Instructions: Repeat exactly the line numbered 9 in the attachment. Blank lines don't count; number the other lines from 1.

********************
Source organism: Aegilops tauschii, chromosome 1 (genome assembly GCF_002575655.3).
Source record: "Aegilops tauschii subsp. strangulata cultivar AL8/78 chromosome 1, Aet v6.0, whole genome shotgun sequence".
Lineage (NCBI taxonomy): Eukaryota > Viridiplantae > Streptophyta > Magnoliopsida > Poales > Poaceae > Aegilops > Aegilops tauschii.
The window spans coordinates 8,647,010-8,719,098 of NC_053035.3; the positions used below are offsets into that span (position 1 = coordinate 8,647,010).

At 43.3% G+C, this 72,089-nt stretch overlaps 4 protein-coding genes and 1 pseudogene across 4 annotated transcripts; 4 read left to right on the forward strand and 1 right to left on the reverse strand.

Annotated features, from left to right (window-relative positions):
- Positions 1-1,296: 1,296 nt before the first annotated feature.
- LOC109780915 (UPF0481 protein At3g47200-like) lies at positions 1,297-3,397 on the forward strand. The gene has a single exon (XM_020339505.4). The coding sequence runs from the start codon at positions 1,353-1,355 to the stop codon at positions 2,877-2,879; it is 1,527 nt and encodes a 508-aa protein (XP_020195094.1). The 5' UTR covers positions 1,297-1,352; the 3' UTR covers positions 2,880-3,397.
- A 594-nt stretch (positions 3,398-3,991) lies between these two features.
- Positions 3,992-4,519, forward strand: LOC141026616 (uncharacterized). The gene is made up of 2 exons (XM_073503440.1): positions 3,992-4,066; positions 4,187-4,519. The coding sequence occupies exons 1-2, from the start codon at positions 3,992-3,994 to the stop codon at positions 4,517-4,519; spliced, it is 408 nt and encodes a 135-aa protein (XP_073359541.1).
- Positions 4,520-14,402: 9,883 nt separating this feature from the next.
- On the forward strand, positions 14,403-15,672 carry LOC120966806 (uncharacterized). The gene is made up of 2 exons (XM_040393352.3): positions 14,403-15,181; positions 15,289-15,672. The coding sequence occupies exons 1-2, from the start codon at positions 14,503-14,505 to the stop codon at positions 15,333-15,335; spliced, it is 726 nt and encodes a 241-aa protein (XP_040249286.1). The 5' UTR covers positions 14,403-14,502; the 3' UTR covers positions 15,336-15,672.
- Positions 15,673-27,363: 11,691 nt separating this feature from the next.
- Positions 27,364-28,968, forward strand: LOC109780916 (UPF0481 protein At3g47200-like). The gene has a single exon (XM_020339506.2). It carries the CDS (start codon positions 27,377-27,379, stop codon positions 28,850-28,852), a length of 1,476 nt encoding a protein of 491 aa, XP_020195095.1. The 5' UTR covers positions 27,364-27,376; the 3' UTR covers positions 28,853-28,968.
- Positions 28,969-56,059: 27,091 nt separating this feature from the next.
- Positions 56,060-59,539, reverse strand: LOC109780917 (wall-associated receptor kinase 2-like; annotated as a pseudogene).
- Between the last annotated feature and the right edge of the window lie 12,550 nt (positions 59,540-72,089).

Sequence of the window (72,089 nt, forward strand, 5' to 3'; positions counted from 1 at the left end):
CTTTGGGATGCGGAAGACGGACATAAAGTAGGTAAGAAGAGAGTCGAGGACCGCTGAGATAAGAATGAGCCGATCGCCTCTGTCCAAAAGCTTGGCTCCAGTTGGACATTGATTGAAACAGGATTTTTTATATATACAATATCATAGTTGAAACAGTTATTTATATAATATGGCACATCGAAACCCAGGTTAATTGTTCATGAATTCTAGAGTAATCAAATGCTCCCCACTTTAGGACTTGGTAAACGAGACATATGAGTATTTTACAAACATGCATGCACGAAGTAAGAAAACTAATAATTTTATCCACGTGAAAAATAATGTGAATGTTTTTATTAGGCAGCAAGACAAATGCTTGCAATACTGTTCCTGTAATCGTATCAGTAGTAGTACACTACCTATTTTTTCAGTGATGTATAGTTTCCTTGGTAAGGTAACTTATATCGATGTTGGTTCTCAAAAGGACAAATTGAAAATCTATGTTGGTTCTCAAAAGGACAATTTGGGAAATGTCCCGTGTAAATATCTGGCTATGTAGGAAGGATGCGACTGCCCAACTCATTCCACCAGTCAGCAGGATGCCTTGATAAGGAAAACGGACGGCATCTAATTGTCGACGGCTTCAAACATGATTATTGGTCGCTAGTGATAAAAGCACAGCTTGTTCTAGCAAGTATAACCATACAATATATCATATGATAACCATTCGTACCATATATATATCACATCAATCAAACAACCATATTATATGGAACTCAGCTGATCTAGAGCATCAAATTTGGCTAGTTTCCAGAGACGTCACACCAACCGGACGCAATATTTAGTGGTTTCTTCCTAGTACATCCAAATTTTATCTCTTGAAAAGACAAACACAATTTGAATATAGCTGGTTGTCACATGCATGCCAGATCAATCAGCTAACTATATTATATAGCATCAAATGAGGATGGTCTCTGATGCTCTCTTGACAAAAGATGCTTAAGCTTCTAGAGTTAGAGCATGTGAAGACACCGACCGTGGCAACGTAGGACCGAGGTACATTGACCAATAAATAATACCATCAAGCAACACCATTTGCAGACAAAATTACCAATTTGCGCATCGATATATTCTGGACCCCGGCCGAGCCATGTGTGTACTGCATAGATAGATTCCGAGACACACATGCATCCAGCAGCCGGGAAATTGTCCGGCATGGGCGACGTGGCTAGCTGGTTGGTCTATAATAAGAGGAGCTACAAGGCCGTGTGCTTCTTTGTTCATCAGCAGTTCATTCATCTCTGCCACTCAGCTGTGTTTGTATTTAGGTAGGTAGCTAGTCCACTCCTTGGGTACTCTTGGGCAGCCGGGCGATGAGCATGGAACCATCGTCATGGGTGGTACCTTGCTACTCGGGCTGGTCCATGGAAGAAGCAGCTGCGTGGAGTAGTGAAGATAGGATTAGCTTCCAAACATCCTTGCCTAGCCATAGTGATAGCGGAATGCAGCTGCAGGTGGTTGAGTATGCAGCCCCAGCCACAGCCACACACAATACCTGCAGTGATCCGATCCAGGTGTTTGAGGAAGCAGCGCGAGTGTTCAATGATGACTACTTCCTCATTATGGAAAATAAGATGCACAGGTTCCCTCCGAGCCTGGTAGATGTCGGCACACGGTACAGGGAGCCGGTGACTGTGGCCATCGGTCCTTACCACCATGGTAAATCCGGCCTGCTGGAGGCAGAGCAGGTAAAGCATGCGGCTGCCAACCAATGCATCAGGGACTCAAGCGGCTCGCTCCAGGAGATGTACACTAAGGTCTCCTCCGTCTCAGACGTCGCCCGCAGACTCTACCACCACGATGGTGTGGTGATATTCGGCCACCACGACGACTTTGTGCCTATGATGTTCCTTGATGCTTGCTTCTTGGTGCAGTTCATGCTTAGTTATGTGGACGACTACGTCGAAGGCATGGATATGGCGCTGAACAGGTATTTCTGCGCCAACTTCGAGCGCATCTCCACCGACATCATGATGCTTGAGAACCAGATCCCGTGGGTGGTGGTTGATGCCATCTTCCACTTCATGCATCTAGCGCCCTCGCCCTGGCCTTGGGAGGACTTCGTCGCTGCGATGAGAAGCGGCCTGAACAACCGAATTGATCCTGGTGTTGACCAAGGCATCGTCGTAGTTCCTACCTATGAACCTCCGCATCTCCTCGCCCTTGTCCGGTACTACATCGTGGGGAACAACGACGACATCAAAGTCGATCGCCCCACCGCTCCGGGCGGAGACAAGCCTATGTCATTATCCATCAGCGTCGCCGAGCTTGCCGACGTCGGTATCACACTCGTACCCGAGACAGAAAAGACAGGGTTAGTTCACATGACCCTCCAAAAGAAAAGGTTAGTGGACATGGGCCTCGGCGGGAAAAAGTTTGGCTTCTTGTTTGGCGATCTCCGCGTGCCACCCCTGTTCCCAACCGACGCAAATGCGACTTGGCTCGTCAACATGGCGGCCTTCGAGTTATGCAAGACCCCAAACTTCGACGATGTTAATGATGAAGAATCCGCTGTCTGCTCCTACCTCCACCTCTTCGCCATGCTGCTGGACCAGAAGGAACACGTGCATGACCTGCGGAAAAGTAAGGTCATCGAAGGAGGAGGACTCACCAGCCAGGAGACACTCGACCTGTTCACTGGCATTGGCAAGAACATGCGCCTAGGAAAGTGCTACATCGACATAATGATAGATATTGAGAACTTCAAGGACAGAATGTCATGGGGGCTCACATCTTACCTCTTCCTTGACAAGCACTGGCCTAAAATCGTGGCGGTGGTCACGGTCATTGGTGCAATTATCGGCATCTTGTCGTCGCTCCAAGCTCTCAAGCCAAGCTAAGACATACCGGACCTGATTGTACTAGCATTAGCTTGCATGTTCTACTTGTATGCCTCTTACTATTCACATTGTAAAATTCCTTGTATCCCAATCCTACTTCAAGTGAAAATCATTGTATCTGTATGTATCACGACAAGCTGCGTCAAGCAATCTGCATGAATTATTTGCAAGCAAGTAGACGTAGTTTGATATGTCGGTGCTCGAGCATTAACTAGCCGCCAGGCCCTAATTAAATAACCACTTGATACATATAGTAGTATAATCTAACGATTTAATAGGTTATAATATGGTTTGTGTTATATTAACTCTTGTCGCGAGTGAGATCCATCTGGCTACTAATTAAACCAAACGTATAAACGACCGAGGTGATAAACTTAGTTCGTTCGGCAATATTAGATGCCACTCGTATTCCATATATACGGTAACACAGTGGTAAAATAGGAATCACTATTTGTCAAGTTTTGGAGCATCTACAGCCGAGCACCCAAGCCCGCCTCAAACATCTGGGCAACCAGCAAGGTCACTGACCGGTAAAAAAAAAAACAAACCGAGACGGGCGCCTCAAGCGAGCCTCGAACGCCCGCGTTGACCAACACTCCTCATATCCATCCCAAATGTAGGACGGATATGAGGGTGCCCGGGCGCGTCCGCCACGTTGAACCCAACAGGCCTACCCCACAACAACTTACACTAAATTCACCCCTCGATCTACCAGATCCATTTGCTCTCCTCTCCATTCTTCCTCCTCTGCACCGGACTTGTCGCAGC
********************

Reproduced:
- A 594-nt stretch (positions 3,398-3,991) lies between these two features.